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Here is the list of grammatical words one has to know when learning a foreign language.


Nouns are words which refer to objects, concepts, places or people.

They may be definite (refer to specific instances) e.g. 'the man', 'this man', 'that man' or indefinite e.g. 'a man', men or 'some men'.

In many Western European, Slavonic and Northern Indian languages, nouns belong to genders. Nouns referring to men are usually masculine, those referring to women feminine and there may also be a neuter gender for things. Articles (the, a, an) and noun endings may change depending on the gender of a noun.

Some languages e.g. Dutch and some Scandinavian languages may also have a concept of common gender. This is where nouns which used to belong to different genders have been brought together into one gender. For example, in written Bokmål Norwegian the gender distinction is mainly between common and neuter nouns. Common nouns used to be either masculine or feminine and in spoken Bokmål you will still hear dedicated feminine endings.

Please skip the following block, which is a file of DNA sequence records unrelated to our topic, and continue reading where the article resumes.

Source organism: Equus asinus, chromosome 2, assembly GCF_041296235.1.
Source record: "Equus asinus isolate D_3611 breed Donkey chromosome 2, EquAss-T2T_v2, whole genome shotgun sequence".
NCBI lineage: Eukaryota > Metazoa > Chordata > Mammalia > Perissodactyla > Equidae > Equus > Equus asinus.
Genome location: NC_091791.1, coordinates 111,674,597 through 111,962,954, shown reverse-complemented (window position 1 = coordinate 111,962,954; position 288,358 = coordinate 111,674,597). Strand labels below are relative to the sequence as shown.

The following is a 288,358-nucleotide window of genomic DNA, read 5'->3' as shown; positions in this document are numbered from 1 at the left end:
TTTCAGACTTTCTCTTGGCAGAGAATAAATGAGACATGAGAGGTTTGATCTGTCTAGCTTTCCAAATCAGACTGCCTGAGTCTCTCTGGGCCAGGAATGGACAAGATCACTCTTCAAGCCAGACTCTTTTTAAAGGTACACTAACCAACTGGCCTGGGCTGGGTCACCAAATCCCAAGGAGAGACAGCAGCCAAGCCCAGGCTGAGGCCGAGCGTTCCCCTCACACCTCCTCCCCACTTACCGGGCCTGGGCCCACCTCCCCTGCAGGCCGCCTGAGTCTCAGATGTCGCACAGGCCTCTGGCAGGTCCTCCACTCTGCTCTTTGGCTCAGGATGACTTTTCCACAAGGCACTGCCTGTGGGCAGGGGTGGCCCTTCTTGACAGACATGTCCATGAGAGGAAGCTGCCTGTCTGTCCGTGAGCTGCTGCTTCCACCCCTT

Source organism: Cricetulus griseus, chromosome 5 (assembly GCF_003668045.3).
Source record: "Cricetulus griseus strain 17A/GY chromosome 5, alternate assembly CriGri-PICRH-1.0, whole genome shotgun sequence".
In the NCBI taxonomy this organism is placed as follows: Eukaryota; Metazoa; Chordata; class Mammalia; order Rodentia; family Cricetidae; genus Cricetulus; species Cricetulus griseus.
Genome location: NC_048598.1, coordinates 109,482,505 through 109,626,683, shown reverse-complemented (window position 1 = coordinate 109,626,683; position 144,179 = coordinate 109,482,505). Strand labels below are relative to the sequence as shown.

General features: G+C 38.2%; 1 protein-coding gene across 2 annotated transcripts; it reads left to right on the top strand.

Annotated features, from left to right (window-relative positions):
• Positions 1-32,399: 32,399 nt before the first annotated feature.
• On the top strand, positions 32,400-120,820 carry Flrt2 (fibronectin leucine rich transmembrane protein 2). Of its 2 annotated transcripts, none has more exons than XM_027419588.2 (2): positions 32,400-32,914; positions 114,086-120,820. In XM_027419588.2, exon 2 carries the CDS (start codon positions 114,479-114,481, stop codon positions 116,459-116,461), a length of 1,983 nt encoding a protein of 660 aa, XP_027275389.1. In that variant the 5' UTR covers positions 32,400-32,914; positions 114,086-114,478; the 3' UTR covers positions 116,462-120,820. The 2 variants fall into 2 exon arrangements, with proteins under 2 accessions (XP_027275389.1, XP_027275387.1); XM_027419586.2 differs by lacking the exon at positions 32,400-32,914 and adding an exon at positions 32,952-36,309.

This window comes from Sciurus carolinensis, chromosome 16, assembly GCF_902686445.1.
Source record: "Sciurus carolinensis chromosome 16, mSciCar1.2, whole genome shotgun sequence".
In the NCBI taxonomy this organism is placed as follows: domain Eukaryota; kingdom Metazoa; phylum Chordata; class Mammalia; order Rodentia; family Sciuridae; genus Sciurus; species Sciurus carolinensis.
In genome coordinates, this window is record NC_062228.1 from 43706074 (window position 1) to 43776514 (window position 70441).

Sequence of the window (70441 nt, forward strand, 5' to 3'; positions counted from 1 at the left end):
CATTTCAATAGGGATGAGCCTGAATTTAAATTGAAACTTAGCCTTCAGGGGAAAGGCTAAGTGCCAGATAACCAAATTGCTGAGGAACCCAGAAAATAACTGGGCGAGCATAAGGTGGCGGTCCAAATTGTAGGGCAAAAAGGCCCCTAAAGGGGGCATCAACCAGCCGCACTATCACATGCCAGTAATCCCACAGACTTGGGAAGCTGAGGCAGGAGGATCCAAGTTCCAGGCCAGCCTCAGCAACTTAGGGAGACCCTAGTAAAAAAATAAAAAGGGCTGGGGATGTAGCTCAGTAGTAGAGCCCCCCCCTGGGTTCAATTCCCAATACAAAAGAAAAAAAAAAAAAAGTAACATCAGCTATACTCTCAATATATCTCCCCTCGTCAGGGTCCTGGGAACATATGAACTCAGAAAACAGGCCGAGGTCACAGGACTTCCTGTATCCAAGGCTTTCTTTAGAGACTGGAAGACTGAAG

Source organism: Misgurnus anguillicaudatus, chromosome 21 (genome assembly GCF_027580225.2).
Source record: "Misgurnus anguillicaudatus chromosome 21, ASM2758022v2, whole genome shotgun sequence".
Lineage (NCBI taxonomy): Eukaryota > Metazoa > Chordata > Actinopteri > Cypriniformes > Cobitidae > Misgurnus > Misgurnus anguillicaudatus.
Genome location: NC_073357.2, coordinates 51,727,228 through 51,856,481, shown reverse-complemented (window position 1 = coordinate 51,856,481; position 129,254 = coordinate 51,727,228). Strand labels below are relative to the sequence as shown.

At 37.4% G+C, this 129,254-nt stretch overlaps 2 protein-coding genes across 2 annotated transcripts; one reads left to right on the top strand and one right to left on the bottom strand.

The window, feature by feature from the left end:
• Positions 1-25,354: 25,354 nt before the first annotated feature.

Verbs are doing words e.g. go, speak, walk. They may also cover vaguer concepts e.g. be, have, become. They may change depending on person (I, you, he/she, we, you (plural), they) or by tense.

Here are some examples:

I walk to work. She is walk*ing* to work (both is and walking are verbs). We walk*ed* to work.

Walk is a regular verb. It has endings like -s, -ed and -ing and it's vowel never changes. Such verbs are sometimes called weak verbs.

I speak Norwegian. She speak*s* Swedish. We sp*o*ke Danish.
Speak is an irregular verb. It has the -s and -ing endings, but 'speaked' would be wrong. Verbs which involve vowel changes (like spoke and spoken) are sometimes called strong verbs.


Adjectives describe objects, people or states.
The ball is red. There is a green ball.


Adverbs describe verbs. In English they often end in -ly. Adverbs often tell you how people do things.
He ran quickly.

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